• raising any permanent structure or making any modification on the land or the premises of the farmer, unless the Sponsor agrees to remove such structure or to restore the land to its original condition, at his cost, on the conclusion of the agreement or expiry of the agreement period, as the case may be.

Over the issue of taking away the lands of the farmers by enterprises, this provision bars any agreement with respect to such taking over. However, it is argued, when the dispute settlement provisions under the Act are itself weak and not promising, the fear will subsist despite the provision.

VII. The Farmers’ Produce Trade and Commerce (Promotion and Facilitation) Act, 2020

  • An Act to provide for the creation of an ecosystem where the farmers and traders enjoy the freedom of choice relating to sale and purchase of farmers’ produce which facilitates remunerative prices through competitive alternative trading channels;
  • To promote efficient, transparent and barrier-free inter-State and intra-State trade and commerce of farmers’ produce outside the physical premises of markets or deemed markets notified under various State agricultural produce market legislations;
  • To provide a facilitative framework for electronic trading and for matters connected therewith or incidental thereto.

As per the statements of objects and reasons, Agricultural Produce Market Committee (APMC) Acts to develop market-yard as a market place and to provide regulation on marketing practices of notified agricultural produce were passed by States. However, the regulatory provisions hindered the freedom of choice-based marketing and also the inflow of investment in the development of alternative markets and marketing infrastructure. [4]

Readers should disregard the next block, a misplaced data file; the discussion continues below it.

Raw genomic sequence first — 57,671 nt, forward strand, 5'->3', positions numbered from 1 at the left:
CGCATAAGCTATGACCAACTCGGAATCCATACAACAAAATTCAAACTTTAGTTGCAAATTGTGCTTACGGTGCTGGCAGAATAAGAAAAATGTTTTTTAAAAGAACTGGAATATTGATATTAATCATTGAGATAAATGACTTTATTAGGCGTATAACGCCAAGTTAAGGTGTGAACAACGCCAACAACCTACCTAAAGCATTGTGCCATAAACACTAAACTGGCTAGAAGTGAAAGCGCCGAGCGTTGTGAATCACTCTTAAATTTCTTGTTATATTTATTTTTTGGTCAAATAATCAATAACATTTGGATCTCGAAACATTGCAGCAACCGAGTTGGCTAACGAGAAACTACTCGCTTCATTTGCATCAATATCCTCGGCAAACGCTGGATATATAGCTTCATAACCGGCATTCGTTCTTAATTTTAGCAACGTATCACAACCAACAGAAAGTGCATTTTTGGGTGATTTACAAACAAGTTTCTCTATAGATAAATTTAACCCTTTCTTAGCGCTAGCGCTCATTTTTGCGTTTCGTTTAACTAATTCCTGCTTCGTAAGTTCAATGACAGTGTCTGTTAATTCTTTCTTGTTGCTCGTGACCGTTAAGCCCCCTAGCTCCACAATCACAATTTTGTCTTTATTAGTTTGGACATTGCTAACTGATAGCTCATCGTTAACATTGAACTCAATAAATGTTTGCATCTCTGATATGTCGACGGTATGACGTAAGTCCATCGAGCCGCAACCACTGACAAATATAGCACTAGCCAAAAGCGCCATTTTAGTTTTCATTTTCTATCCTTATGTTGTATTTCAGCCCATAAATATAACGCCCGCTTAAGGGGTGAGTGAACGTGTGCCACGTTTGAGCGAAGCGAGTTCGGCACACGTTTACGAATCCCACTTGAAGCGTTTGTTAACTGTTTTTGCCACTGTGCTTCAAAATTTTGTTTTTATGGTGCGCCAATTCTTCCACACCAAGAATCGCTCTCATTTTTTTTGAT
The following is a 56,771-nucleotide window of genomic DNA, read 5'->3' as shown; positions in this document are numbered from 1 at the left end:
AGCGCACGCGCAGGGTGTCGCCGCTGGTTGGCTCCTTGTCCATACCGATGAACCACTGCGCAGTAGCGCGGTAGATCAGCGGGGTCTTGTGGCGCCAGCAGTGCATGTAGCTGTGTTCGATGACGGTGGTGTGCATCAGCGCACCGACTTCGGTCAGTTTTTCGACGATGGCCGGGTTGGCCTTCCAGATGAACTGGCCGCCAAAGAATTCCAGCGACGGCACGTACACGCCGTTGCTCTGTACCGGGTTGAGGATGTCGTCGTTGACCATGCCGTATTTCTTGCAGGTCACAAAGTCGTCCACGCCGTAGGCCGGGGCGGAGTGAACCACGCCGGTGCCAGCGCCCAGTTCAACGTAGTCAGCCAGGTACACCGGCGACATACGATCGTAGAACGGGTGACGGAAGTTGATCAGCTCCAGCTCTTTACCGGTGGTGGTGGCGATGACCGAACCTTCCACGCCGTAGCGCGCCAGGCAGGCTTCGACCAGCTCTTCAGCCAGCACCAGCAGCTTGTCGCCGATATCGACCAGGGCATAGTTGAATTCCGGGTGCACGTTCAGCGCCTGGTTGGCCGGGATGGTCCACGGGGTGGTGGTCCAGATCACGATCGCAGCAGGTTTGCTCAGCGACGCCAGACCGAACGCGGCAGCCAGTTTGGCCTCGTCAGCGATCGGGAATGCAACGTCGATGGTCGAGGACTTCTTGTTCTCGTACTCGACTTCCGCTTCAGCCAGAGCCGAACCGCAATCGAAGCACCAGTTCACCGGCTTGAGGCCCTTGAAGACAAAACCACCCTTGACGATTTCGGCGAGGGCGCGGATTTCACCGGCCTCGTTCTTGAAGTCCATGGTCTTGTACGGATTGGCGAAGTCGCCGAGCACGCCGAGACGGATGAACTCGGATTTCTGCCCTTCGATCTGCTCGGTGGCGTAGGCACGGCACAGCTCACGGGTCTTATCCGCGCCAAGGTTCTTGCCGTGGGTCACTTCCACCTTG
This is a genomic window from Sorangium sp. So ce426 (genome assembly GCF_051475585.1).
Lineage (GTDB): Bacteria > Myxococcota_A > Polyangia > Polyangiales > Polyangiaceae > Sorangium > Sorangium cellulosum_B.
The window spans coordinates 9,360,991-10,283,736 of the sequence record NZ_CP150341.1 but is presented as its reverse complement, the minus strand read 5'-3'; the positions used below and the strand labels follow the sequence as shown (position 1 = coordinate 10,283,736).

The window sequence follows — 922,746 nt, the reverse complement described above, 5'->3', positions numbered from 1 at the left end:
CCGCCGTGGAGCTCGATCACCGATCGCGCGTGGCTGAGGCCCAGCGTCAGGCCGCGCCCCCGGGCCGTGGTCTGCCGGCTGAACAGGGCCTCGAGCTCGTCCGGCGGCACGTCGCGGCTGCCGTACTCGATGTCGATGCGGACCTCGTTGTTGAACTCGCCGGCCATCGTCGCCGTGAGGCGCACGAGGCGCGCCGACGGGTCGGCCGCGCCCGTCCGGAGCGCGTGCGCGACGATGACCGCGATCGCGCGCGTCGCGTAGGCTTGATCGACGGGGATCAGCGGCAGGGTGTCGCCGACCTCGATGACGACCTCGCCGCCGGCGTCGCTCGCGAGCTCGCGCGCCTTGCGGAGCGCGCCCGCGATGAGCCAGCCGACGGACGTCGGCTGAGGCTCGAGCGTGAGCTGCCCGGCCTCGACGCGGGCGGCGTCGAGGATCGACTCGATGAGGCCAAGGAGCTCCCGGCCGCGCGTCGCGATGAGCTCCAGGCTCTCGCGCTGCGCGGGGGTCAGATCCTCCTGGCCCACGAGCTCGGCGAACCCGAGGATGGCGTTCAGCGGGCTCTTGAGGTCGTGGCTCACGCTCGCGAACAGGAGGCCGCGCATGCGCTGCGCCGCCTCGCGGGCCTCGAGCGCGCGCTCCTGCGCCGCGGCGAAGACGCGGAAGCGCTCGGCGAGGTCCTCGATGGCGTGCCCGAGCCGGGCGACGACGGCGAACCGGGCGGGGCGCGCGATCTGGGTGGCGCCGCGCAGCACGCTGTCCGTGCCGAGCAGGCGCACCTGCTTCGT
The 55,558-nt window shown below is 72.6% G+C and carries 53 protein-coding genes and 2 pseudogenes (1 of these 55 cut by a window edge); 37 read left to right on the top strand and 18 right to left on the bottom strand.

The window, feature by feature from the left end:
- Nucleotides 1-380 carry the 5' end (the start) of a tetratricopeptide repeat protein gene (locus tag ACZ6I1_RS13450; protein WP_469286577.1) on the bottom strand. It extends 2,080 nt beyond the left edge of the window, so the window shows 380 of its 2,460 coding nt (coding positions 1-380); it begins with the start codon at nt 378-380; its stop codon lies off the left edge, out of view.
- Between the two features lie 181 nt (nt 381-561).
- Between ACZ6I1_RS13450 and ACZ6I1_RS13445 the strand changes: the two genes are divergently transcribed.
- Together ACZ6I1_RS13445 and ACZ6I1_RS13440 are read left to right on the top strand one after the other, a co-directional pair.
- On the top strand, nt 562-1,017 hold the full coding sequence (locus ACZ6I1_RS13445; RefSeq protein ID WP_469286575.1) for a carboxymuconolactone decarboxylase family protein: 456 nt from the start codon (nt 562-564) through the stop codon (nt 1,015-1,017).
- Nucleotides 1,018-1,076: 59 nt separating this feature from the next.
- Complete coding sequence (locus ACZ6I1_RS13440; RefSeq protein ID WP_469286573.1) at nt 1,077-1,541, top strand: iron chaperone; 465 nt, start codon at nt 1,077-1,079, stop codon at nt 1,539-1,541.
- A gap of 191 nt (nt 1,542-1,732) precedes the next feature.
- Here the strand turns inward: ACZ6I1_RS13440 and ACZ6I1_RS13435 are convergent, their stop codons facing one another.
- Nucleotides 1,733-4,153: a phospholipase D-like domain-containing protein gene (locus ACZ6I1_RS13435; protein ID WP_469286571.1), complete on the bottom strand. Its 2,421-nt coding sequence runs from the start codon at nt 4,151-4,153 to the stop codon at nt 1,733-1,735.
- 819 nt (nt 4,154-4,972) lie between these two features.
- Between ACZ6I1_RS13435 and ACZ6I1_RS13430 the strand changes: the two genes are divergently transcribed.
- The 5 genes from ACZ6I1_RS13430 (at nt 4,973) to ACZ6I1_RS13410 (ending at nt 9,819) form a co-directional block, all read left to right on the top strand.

To keep pace with the dynamically changing Agri-economy, e-commerce and Agri-exports and also to meet the rising expectations of farmers and consumers, the country needs an accessible and competitive trading system outside the physical space of the notified market-yards under the State APMC Acts.

Provisions and Concern

  • Under section 3 and 4 of the Act, the Act allows the farmers to trade outside trade area such as farm gates, factory premises, cold storages, and so on with the traders inter or intra-state.
  • The traders with a valid PAN can be registered.

Farmers have a concern over this that anyone with a PAN can be registered as a trader and there are chances of fraud by the traders. Govt, as of now is ready to consider an amendment in this provision. Previously, trade could only be done in the APMC yards or Mandis which is relaxed by this specific Act.

  • As per section 6 of the Act, the State Governments are prohibited from levying any market fee or cess on farmers, traders and electronic trading platforms for trading farmers’ produce in an ‘outside trade area’.
  • Under section 8 the parties may seek a mutually acceptable solution through conciliation by filing an application to the Sub-Divisional Magistrate who shall refer such dispute to a Conciliation Board to be appointed by him for facilitating the binding settlement of the dispute. It also sets up an appellate authority.
  • Section 15 of the Act states, no civil court shall have jurisdiction to entertain any suit or proceedings in respect of any matter, the cognizance of which can be taken and disposed of by any authority empowered by or under this Act or the rules made thereunder.

The legislation seeks to facilitate the inter and intra-state trade of agriculture produce. For the purpose, the Act also prohibits levy of any market fee by the states to ensure the free movement.

VIII. Essential Commodities (Amendment) Act, 2020

The Essential Commodities Act, 1955 (10 of 1955) was enacted to regulate the production, supply and distribution of, and trade and commerce in, certain commodities which are declared as essential commodities and specified in the Schedule to the Act.

According to the Amendment Act, farmers have been unable to get better prices due to lack of investment in cold storage, warehouses, processing and export as entrepreneurs get discouraged by the regulatory mechanisms in the Essential Commodities Act, 1955. To boost investment in this sector, increase competition and enhance farmers’ income, there was a need to create an environment based on ease of doing business and for removing the fear of frequent statutory controls under the Essential Commodities Act. [5]